The company has earned profits every quarter this year. It expects 1997 revenue to more than double last year's $14 million."Our forecast is that the PKI (public key infrastructure) management system is growing by 100% a year," said Mr. Ryan. This would make it a $500 million market opportunity by 2000.

Mr. Ryan, who began working for Northern Telecom in 1981, attributes Entrust's growth to three recent events:

The availability to 75 million browsers of a public key infrastructure based on the X. …

The rest of this article is only available to active members of Questia

Already a member? Log in now.

Notes for this article

Add a new note
If you are trying to select text to create highlights or citations, remember that you must now click or tap on the first word, and then click or tap on the last word.
One moment ...
Default project is now your active project.
Project items

Items saved from this article

This article has been saved
Highlights (0)
Some of your highlights are legacy items.

Highlights saved before July 30, 2012 will not be displayed on their respective source pages.

You can easily re-create the highlights by opening the book page or article, selecting the text, and clicking “Highlight.”

Citations (0)
Some of your citations are legacy items.

Any citation created before July 30, 2012 will labeled as a “Cited page.” New citations will be saved as cited passages, pages or articles.

We also added the ability to view new citations from your projects or the book or article where you created them.

Notes (0)
Bookmarks (0)

You have no saved items from this article

Project items include:
  • Saved book/article
  • Highlights
  • Quotes/citations
  • Notes
  • Bookmarks
Notes
Cite this article

Cited article

Style
Citations are available only to our active members.
Buy instant access to cite pages or passages in MLA, APA and Chicago citation styles.

(Einhorn, 1992, p. 25)

(Einhorn 25)

1. Lois J. Einhorn, Abraham Lincoln, the Orator: Penetrating the Lincoln Legend (Westport, CT: Greenwood Press, 1992), 25, http://www.questia.com/read/27419298.

Cited article

Entrust Claims Head Start in Network Security Race
Settings

Settings

Typeface
Text size Smaller Larger Reset View mode
Search within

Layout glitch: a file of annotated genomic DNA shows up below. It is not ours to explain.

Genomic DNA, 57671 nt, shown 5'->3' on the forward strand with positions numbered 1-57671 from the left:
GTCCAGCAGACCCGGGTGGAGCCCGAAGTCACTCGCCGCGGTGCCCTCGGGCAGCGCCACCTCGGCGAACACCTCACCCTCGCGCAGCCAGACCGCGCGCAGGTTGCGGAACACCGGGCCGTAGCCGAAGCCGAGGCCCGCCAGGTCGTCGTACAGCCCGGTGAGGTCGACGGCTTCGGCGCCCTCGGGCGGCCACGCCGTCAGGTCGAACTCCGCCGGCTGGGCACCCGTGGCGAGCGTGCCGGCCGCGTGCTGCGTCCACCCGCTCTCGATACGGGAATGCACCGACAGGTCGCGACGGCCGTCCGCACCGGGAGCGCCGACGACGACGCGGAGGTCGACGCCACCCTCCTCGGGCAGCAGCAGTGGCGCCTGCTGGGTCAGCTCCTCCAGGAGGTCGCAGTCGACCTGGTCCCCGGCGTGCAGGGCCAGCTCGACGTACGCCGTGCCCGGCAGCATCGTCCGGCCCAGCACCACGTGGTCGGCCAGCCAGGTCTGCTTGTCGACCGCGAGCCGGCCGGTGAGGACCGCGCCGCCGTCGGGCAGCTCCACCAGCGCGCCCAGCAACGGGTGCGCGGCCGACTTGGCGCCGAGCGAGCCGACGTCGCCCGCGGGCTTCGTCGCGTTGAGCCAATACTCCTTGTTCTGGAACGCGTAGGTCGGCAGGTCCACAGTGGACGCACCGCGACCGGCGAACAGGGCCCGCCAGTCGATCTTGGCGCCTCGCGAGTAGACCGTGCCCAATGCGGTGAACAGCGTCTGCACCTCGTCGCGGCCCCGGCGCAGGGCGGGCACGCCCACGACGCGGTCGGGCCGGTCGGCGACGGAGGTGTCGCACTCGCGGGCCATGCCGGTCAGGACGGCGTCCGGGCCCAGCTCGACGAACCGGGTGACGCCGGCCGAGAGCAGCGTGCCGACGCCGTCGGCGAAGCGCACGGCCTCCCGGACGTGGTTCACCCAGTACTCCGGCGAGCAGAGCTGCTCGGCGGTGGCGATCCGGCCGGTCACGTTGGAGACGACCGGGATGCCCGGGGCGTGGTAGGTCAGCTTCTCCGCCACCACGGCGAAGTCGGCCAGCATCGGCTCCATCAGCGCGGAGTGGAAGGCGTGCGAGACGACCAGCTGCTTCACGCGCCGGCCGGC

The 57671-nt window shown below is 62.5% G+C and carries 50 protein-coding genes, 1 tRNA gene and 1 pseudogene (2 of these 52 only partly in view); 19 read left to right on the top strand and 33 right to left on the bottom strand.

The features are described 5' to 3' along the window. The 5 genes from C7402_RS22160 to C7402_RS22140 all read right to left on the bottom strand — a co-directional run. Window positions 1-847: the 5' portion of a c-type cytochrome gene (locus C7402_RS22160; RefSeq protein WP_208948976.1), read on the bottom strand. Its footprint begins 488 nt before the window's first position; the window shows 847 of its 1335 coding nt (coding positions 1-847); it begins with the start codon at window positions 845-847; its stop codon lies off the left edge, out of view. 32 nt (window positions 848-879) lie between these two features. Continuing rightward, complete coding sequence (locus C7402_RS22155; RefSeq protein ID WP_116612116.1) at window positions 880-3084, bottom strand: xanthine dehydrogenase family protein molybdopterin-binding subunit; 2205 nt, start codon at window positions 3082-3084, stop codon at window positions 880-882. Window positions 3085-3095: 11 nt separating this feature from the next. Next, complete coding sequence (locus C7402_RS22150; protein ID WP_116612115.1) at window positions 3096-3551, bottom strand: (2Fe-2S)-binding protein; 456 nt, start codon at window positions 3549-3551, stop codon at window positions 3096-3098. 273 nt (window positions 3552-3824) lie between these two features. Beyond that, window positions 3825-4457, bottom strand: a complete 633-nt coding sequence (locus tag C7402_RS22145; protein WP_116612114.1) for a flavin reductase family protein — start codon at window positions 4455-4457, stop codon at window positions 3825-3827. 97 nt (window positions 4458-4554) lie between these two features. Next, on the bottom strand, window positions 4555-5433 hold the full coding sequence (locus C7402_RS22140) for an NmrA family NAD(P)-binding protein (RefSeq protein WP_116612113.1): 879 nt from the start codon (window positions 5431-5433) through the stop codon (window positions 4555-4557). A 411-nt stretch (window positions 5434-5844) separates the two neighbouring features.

Search within this article

Look up

Look up a word

  • Dictionary
  • Thesaurus
Please submit a word or phrase above.
Print this page

Print this page

Why can't I print more than one page at a time?

Help
Full screen

matching results for page

    Questia reader help

    How to highlight and cite specific passages

    1. Click or tap the first word you want to select.
    2. Click or tap the last word you want to select, and you’ll see everything in between get selected.
    3. You’ll then get a menu of options like creating a highlight or a citation from that passage of text.

    OK, got it!

    Cited passage

    Style
    Citations are available only to our active members.
    Buy instant access to cite pages or passages in MLA, APA and Chicago citation styles.

    "Portraying himself as an honest, ordinary person helped Lincoln identify with his audiences." (Einhorn, 1992, p. 25).

    "Portraying himself as an honest, ordinary person helped Lincoln identify with his audiences." (Einhorn 25)

    "Portraying himself as an honest, ordinary person helped Lincoln identify with his audiences."1

    1. Lois J. Einhorn, Abraham Lincoln, the Orator: Penetrating the Lincoln Legend (Westport, CT: Greenwood Press, 1992), 25, http://www.questia.com/read/27419298.

    Cited passage

    Thanks for trying Questia!

    Please continue trying out our research tools, but please note, full functionality is available only to our active members.

    Your work will be lost once you leave this Web page.

    Buy instant access to save your work.

    Already a member? Log in now.

    Author Advanced search

    Oops!

    An unknown error has occurred. Please click the button below to reload the page. If the problem persists, please try again in a little while.